Apply adhesive to each joint before putting the pieces together. PVC glue works really fast, adhering the pieces of plastic within seconds.
Here’s how! Cut the pipe to a four-foot length. Now cut off a four- to six-inch piece of the pipe and set it aside. On one end of the longer piece of pipe glue the 45-degree joint on with the straight run in line with the pipe and the 45 degree opening pitched back toward the length of pipe. Next insert the short piece of pipe into the opposite opening of the straight run. This creates a sleeve on which to glue one of the end caps, which will be the base of your feeder. The second cap will not be glued in place, but will serve as a removable lid for the feeder. It’s that simple. If you choose to paint the feeder now is the time. If so, paint the lid as well, but don’t put the lid on while the paint is wet, or it will stick in place.
This is how the feeder should look once the parts are asembled.
To use the feeder all you have to do is attach it in an upright position to a tree or fence post (using wire, twine or a bungee strap) near an existing animal trail or area where you wish to view wildlife. Remove the cap and fill the length of the tube with feed. A four-foot long feeder will hold about 25 pounds of grain. When you fill the tube a small amount will spill out of the 45-degree opening, but don’t worry about it because it’s normal. During use squirrels and other animals will drag out a little feed onto the ground, but turkeys and other birds will quickly clean it up. Replace the lid cap to keep the grain in the feeder dry. When I first install a new feeder I’ll also scatter a few handfuls of grain around the feeder to initially attract animals. I have as many as a dozen homemade feeders in place on our farm throughout the year.
This is how the feeder should look once the parts are asembled.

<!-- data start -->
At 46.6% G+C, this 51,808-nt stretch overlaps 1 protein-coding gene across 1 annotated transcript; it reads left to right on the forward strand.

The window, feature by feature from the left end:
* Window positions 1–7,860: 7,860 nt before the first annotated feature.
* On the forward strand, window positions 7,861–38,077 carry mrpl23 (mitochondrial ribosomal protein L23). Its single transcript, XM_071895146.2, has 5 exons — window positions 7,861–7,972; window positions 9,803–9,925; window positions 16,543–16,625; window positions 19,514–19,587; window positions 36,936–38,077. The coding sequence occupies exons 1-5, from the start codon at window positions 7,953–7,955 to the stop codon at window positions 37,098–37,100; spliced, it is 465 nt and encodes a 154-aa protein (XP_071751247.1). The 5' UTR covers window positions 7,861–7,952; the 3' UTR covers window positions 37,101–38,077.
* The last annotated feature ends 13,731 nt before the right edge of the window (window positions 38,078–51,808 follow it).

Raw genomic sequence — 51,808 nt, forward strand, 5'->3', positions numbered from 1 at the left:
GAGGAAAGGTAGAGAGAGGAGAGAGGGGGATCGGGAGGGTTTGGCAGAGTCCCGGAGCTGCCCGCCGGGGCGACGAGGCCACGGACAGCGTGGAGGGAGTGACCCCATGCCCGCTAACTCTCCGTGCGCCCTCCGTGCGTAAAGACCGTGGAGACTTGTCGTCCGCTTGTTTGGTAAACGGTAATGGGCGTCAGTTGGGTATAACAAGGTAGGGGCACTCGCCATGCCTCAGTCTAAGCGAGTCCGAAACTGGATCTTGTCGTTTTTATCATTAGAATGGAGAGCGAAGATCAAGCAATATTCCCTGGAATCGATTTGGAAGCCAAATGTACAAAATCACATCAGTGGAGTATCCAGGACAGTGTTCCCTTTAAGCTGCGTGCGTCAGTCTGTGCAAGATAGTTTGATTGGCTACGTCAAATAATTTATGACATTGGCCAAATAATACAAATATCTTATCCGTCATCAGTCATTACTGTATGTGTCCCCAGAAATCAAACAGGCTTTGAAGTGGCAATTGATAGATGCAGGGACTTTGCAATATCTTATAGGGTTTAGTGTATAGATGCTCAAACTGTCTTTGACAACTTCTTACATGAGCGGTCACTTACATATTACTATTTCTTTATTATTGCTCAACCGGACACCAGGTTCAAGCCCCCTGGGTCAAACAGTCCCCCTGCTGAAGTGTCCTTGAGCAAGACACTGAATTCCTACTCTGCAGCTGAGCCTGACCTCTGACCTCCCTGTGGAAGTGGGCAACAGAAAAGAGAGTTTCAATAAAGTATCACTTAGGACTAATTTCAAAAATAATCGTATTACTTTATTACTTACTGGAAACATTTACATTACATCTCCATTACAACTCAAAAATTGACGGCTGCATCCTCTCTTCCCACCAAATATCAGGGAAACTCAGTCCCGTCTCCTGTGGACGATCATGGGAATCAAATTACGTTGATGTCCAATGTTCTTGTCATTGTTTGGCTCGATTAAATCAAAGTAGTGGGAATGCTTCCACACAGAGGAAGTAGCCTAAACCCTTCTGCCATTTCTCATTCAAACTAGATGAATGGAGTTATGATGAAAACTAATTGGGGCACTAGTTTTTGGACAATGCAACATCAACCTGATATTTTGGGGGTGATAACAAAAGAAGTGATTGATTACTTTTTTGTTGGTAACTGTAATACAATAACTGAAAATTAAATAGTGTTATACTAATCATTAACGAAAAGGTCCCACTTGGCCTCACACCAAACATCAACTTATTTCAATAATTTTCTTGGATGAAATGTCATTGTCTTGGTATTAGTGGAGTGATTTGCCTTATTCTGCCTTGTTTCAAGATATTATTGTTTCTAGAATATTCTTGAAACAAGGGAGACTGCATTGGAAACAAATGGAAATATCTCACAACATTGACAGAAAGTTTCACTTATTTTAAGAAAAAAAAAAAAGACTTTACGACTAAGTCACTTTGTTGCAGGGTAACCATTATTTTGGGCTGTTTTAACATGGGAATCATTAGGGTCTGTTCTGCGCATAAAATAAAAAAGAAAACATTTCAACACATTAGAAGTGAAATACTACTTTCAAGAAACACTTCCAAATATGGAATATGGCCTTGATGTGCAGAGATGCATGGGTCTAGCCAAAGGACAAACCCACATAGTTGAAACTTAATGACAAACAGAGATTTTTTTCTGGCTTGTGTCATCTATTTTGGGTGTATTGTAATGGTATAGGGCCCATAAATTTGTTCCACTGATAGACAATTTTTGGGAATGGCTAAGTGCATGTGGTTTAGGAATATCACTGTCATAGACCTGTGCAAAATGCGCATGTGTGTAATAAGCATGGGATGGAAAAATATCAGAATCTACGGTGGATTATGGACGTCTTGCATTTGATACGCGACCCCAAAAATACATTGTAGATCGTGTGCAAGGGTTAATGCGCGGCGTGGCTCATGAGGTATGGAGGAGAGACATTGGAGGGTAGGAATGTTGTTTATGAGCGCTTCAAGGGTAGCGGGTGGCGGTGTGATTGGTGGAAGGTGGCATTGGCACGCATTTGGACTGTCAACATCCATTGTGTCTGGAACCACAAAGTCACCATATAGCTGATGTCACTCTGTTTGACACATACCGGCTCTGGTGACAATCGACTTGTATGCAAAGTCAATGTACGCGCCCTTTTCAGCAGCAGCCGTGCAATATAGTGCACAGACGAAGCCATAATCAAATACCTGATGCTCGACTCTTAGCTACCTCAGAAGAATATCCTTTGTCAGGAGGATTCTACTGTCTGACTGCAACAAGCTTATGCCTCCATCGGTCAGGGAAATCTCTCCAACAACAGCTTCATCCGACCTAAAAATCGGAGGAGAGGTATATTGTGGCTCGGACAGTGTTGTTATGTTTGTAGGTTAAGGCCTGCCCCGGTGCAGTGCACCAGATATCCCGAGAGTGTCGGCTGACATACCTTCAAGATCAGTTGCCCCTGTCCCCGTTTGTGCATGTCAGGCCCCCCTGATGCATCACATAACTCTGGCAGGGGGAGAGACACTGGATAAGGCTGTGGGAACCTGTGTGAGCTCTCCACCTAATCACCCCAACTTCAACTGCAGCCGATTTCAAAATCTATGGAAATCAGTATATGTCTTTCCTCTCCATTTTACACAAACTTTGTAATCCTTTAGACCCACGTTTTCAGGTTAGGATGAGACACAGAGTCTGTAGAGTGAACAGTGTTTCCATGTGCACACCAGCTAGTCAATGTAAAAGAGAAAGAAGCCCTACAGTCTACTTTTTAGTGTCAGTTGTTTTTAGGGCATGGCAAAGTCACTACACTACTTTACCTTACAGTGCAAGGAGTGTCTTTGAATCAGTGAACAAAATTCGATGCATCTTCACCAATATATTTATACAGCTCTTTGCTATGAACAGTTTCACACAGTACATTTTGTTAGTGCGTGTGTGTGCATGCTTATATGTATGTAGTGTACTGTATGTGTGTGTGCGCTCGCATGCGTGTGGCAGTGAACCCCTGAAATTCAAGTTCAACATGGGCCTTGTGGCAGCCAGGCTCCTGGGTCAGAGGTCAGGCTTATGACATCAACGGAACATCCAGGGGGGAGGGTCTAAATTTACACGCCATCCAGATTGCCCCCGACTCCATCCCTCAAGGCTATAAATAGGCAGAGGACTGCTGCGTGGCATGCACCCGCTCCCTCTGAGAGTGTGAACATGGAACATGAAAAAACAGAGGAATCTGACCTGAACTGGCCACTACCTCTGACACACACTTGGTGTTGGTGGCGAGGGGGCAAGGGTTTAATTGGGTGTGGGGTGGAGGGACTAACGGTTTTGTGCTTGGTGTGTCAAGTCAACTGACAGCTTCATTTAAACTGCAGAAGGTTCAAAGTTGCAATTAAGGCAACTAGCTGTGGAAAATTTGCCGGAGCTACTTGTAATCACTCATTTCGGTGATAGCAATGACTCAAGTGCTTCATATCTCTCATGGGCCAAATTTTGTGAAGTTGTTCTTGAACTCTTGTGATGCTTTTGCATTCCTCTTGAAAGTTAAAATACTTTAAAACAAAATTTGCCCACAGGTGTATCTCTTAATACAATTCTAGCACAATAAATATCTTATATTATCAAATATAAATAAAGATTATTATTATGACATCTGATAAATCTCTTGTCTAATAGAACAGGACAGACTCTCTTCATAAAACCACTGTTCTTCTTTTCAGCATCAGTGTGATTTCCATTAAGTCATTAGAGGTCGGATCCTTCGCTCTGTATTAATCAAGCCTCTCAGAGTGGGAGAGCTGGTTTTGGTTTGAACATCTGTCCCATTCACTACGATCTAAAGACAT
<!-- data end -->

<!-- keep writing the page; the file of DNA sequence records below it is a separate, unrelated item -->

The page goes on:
Here’s an important note: Some states prohibit feeding, or “baiting”, turkeys or deer during hunting seasons. If you or anyone else intends to hunt on or near your property you might want to brush up on the laws of your state to assure there’s no misunderstanding about your intention to feed wildlife. In our case our land is used for hunting, so we remove all supplemental feeders several weeks prior to hunting season. The brief interruption in feeding doesn’t seem to deter the animals from returning once the feeders are back in place.
The next step up is to plant small “plots” of grains and greens to be used by wildlife. These food plots can range from a few square yards to a quarter-acre or more each. Here again the goal is to grow plants that multiple animals will benefit from. For example, a small patch of corn will be visited by raccoon, deer, squirrel, quail and pheasant. Sunflowers will attract songbirds, doves, and even deer. Sorghum is popular with raccoon, deer and other foragers.
If you really want your plantings to do well, make sure your soil is optimal. If you’ve never had your soil tested, or even if you have but it’s been a while, spring is a good time to take a soil sample to your local Soil Conservation office for a pH test. If the test reveals a need for lime, spring is the ideal time to incorporate it.
The folks at the soil office can provide specifics based on the test results, but an ideal pH level for milo and many other food plot plants is about 6.5. A rule of thumb is that it’ll take about a half-ton of crushed limestone to raise the pH on a quarter-acre plot by about a half point. The limestone should be added to the soil and turned under if at all possible. Either way the lime needs to be added prior to seeding, or spring growth for existing plants. If you wish to fertilize a general suggestion would be a 12-12-12 mix of nitrogen, potassium and phosphorus.
If you’re starting a new food plot, or adding new seed, consider corn, soybeans, vetch, milo, sorghum, clover, alfalfa or sunflowers—all good choices for supplemental spring and summer greens, beans and grains. As for corn, I’ve planted everything from a garden variety “candy corn” to common field corn. Just because your planting this spring and want to see some immediate results, don’t overlook planning ahead for the other seasons. Some winter hardy choices include winter wheat, rye and oats.